Sustainable Farming

gleaning your plate

Ask Umbra on how much food Americans waste, and what to do about it

Send your question to Umbra! Q. Dear Umbra, Do you have a reliable source/figure for the total amount of food wasted by Americans?  I read somewhere that up to 40 percent of the food we buy may be thrown away. That means people spend an additional 66 percent on food products they don’t/can’t actually consume. Most of this “subsidy” goes to food processors, not to mention packaging, transporting, fertilizer, and, of course, agro-corps like Monsanto. Do you know if those figures are accurate? Professor IkeWichita, Kan. Someone has too much food on their plate …Photo: jbloomA. Dearest Ike, It’s true …

Just like how granny didn't do it

Forget farmers markets — I want to sell my pastured meat at Price Chopper

This pastured piggy went to Price Chopper.Photo: Kevin SteeleIt is time to make local passe. It is time to make regional the new local. Enough of farmers markets, CSAs, and direct on-farm sales. Yes, they are exciting — they feel like they are getting us somewhere. And, to be honest and give them their due, they have gotten us somewhere. The reality, however, is that they will never get us there, whither goest we must if we want to make a change — real change. I will say it as straight as I can: I want to see my pork …

Chewing the scenery

Dairy cows frolic in meadow to celebrate spring [VIDEO]

Still trying to keep it positive! One thing that that makes it easier is that spring really has arrived up here in the North Carolina mountains — it must be 70 degrees, and the arugula we planted a few weeks ago in cold frames is taking off. Evidently, it’s spring-time in England, too. I dare you to watch this video and not share the delight of these dairy cows getting their first taste of fresh grass after a long winter being cooped up and eating hay:

Greener pastures

Forget the gloom — new ways of living and organizing our economy are flourishing

Despite a flurry of bad news recently, good things are spouting up.Photo: Judy Merrill-SmithThe last couple of days have been gloomy ones. I kept checking in with the vague and dire reports from the nuclear-power bleeding edge in Japan. For part of the time I was also immersed in a post about truly awful things going on in the U.S. poultry industry. While digging into the industry’s routine abuse of farmers and reckless endangering of public health, I was haunted by the thought that these were the folks on whom we’re supposed to be counting  to “feed the world” going …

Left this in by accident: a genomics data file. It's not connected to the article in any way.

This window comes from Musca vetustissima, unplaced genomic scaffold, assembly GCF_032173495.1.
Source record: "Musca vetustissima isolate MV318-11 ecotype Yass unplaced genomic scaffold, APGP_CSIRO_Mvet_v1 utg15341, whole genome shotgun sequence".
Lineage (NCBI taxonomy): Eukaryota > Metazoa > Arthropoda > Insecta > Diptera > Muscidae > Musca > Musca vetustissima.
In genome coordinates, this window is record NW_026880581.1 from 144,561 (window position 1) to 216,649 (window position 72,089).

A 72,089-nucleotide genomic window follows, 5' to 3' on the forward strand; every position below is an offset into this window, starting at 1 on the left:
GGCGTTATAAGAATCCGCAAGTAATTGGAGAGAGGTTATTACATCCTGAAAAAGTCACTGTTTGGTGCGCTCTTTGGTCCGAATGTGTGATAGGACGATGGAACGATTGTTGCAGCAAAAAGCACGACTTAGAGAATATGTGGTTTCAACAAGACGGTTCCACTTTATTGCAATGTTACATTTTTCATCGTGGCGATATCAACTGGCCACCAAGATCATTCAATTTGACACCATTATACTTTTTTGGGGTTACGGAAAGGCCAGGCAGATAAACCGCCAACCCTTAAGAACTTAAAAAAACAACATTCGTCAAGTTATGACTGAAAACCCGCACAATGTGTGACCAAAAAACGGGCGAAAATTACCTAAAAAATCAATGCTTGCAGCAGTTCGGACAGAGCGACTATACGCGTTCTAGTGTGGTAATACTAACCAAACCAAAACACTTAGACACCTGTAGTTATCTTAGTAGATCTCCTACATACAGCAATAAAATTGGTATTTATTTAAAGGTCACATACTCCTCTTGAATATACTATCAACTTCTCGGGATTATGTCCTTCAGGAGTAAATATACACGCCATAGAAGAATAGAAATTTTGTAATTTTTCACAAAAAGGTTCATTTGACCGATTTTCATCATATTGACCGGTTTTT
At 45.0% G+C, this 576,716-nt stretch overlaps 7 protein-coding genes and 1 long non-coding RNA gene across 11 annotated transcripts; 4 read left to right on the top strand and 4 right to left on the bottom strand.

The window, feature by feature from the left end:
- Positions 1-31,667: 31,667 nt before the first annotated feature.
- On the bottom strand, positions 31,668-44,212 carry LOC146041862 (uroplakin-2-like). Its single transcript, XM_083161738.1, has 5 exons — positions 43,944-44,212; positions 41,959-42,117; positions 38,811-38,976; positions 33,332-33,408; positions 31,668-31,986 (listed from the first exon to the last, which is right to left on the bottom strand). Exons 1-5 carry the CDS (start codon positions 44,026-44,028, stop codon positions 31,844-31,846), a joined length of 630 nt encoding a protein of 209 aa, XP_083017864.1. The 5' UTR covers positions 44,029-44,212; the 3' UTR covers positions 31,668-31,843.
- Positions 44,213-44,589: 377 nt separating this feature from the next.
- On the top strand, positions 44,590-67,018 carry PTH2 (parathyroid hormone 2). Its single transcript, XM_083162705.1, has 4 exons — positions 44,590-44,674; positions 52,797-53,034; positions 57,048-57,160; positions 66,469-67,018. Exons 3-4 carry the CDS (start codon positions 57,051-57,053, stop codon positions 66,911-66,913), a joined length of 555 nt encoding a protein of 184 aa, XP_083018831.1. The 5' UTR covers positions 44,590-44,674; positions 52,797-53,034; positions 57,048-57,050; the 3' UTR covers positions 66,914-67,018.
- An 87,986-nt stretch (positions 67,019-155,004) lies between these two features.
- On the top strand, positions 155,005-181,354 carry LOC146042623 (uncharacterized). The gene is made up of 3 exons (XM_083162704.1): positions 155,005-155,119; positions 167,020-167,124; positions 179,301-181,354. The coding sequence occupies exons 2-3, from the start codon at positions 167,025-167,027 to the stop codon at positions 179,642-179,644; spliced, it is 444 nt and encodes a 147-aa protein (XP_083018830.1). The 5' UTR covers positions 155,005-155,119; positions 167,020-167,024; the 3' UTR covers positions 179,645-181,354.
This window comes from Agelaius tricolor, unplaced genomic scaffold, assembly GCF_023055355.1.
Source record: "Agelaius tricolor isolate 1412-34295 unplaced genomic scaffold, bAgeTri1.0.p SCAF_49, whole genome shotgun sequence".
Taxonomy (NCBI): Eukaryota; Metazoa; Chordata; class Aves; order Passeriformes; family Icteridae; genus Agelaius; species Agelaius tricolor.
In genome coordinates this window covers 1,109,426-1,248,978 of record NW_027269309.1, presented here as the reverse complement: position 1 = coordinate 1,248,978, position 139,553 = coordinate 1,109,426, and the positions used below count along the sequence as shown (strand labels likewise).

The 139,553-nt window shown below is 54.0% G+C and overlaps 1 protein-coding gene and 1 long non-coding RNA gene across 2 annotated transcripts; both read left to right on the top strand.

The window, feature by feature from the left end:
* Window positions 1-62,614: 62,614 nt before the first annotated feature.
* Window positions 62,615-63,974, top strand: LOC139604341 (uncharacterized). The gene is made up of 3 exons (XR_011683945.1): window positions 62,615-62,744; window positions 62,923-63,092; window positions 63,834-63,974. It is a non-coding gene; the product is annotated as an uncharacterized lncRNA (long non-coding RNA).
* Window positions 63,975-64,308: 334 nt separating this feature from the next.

Small is ornery

Maine towns reject one-size-fits-all regulation, declare ‘food sovereignty’

Photo: Chewonki Semester SchoolIn 2009, Maine farmer Heather Retberg learned that new regulations prohibited her from bringing her chickens to a neighbor’s approved slaughtering facility. She’d have to invest some $30,000 she didn’t have to build her own facility. So Retberg shifted her focus to raw dairy instead, selling directly to local neighbors. When she received a notice last year from the Maine Department of Agriculture that she needed a permit, requiring investment way above what she could ever hope to justify with her minimal sales, she’d had enough. She got together with four neighbors similarly upset with the new …

Frosted Flakes are (sort of) Grr-r-een!

How two 15-year-old Girl Scouts (and Grist readers) changed Kellogg’s

It’ll take some willpower, but don’t have “samoa” until they stop harming the planet.Photo: Laura TaylorWhen Kellogg’s announced this week that it is moving to limit the deforestation caused by the palm oil it uses to make Frosted Flakes, Keebler cookies, Rice Krispies, and Girl Scout cookies, it represented an enormous achievement for two 15-year-old girls from Michigan. You may remember Madison Vorva and Rhiannon Tomtishen from my article two weeks ago, “Are Girl Scout cookies killing orangutans?” They’ve been working for several years to get Girl Scouts USA to switch from palm oil to more planet-friendly and healthier alternatives …

Eat your words

I’ve got a good food story to tell: yours [VIDEO]

The Perennial Plate has been creating weekly videos about real food in Minnesota for the past year. Today, we released our 52nd video: a trailer for our upcoming project. This spring, I will be travelling across the country for six months, documenting stories about good food in America. Each week we will be filming, editing, and releasing unique short films about sustainable eating … and for that we need your help. We want this cross country film project to be made up of the stories you tell us. So, do you have an opinion about what good food is? Submit a story. Know of an …

Flyover country

I’m a rural resident. Where’s my subsidy check?

The view from Washington, D.C., of the rural Midwest: quaint scenery on the way to the West Coast. Photo: Scorpions and CentaursI’ve spent the majority of my life living in cities, albeit mostly small ones in Wisconsin that New Yorkers might not call metropolitan. Before I moved to Lyons, Neb., I lived in Washington, D.C. I truly appreciate the virtues of both urban and rural living. So it’s hard to understand why some urbanites criticize rural folks because we choose to make our home in a place without traffic where you can see the stars. My brow furrowed a bit …

I love it when you call me big crop-pa

Our favorite hipster farmer band names [SLIDESHOW]

We here at Grist love us some Twitter. So it should come as no surprise that when we recently tweeted about the rise in farming hipsters, the hashtag meme #hipsterfarmerbands was born like a lamb in spring. From Pjörk to Pretty Girls Make Grains, we raked in some fantastic faux farmer band names. All of this would not have been possible without friend-of-Grist @michael_k. May we suggest you follow him immediately? He’s got taste. In his honor, we created concert tees for our top five favorite #hipsterfarmerbands: Name by @honestfarm